When Everyday Is a Bad Hair Day

When Every Day is a Bad Hair Day

How hair loss can affect you physically, emotionally, professionally and socially

When someone starts losing their hair, it can cause massive damage to their self-esteem and self-confidence and negatively impact their relationships, career and social life. Our hair is an important part of our self-image and how we feel we ‘fit’ into the world. However, you are not your hair.

Hair loss is not as simple as vanity

Tell a friend about your hair loss and they’ll probably say, “Yeah, mate, it’s going to happen to us all eventually.” Unfortunately, until someone’s been through it themselves, they’ll never really get it.

There are so many things we can change about our appearance, which is why fashion exists, for starters. Men can play with the way they wear their facial hair, women can apply makeup, and we can all choose the clothes we wear to express ourselves how we want to. Most of us can choose a hairstyle that suits us or work out to build muscle and definition. But hair loss is different.

When hair loss occurs, it can make a person feel like they’re not in control of their own appearance. Every time they look in the mirror or see hair on their pillow, their towel, or on the shower floor, it can feel like a sucker punch to the guts. At best, it can be a disappointment that can be fixed by wearing a baseball cap all the time. At worst, it can feel like disfigurement and make a person want to shut themselves away and withdraw from relationships. People have been known to spiral in their careers and personal life, and worse, develop severe anxiety or depression.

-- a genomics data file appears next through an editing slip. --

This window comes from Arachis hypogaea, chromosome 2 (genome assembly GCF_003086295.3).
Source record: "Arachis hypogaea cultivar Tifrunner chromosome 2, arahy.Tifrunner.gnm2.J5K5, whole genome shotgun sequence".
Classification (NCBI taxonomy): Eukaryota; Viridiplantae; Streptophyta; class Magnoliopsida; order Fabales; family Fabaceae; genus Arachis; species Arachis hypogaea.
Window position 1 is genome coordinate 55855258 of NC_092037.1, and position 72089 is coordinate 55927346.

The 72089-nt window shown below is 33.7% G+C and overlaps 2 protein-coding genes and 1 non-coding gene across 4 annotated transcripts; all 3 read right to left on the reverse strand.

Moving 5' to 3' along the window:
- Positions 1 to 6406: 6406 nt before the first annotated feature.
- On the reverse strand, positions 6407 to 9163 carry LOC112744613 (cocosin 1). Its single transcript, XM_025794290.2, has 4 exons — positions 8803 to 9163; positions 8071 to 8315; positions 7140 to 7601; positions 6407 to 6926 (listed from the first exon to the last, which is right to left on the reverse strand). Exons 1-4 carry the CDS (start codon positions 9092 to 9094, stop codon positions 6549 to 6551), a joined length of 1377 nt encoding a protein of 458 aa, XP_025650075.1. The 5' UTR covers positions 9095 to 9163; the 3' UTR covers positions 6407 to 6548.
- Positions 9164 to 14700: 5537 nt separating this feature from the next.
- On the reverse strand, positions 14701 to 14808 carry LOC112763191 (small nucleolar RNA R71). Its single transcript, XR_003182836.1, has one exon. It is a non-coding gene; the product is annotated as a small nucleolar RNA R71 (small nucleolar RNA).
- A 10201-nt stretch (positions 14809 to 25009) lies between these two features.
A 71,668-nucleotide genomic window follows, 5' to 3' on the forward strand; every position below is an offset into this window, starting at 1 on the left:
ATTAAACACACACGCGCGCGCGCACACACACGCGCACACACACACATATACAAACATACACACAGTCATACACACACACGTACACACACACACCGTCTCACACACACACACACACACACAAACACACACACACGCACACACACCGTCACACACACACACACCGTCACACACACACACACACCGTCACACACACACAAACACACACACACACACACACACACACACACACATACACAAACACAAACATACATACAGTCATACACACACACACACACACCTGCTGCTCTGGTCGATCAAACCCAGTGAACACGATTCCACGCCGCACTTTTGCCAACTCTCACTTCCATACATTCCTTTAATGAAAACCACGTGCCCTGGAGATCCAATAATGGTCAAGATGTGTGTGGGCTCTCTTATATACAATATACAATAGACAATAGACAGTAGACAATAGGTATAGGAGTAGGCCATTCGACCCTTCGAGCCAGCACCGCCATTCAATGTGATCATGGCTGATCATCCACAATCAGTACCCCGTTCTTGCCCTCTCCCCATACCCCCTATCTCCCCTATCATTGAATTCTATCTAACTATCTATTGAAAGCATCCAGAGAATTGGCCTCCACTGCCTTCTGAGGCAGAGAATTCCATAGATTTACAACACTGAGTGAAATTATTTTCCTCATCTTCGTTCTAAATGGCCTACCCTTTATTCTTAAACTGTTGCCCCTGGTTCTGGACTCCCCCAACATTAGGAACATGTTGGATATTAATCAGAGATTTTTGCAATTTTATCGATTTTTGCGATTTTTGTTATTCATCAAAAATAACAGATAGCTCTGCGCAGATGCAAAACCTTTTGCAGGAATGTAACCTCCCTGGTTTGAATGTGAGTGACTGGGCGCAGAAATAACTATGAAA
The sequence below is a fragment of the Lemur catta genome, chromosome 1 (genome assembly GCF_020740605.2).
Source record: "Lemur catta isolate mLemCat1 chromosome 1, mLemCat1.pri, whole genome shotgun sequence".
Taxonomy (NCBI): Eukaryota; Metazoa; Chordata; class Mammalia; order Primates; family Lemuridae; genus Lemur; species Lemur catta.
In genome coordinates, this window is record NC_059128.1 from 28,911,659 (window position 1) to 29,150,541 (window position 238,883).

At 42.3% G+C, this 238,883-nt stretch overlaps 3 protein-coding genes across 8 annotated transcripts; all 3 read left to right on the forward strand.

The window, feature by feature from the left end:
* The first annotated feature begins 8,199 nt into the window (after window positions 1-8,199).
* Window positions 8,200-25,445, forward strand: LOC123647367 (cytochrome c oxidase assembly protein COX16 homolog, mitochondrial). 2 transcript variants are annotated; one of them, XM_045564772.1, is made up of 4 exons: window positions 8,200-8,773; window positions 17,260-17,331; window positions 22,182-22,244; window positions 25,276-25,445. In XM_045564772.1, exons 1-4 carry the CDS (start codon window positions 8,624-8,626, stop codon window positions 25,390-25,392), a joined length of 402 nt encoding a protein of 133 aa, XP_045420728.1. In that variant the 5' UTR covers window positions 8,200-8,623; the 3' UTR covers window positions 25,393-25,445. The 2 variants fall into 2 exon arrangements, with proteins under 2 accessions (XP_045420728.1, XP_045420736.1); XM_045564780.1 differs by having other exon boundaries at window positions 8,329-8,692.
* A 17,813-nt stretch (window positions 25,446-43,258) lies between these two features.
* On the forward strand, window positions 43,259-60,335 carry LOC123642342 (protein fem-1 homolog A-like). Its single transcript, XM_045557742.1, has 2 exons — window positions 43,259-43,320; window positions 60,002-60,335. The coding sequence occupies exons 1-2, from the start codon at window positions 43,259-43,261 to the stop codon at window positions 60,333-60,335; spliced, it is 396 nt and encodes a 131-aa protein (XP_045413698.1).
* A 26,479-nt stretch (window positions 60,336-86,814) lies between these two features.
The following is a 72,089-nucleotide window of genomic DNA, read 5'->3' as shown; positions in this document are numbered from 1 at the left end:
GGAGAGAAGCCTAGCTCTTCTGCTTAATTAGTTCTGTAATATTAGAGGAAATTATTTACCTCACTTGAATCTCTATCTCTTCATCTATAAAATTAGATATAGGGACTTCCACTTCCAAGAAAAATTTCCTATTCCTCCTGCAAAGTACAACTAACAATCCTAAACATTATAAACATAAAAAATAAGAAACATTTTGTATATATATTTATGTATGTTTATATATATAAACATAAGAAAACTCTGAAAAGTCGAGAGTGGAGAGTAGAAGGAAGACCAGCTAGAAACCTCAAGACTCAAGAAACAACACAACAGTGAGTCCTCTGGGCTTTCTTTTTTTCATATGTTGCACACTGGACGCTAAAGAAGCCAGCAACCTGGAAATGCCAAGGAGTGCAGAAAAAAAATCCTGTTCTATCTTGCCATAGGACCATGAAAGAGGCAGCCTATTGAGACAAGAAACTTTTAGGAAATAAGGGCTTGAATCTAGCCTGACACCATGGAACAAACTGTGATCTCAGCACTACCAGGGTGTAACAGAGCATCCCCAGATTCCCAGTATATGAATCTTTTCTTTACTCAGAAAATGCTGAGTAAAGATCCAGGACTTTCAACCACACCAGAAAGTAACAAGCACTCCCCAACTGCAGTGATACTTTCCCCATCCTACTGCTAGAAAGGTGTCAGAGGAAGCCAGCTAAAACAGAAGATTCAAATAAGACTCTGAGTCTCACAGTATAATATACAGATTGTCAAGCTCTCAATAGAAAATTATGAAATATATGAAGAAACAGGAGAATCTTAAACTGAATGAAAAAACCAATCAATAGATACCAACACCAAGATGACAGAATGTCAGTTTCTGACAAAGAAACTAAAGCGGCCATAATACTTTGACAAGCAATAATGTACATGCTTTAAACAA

There’s no quick fix to hair loss

Unlike working out to get shredded or getting Botox or fillers to fine tune some facial features, hair loss can be a demoralising factor in people’s lives. There’s no physical goal to work towards like building muscle. There’s no quick fix like cosmetic injectables. Hair loss can make a person feel hopeless.
“Where do I even start?”
“Is there a fix for me?”
“How can I afford to get a hair transplant?”
Well, firstly, slow down. I know from personal experience that panic and a sense of dread can quickly set in. Hair loss statistics will probably make you feel less alone. Between 50% and 70% of men experience hair loss at some point in their lives. In women, around 20% to 50% will notice hair loss.

Where to start when you’re losing your hair

Your first port of call should be your family doctor, who can help to diagnose the kind of hair loss you have. Yours may be caused by illness, medication, or simply genetics.

If you receive a referral to a hair loss specialist, make the appointment and go. If your hair loss is in its early stages, the specialist will provide you with some recommendations for supplements and hair products and advice on how to prevent further hair loss. If it’s a more advanced case, you may receive a referral to a hair transplant surgeon.

Get educated on hair loss and how you can beat it

In between those options, I would recommend educating yourself about your hair loss and what treatments are available. There are endless resources on the internet, but beware, some are far more reputable and credible than others. Here are just a couple to help get you started and also use my website too.

The Bald Truth UK radio show – An informative, nationally syndicated program that includes recorded podcasts with callers to discuss their hair loss and hair transplant journeys. Housed exclusively on the Male Grooming blog, ApetoGentleman.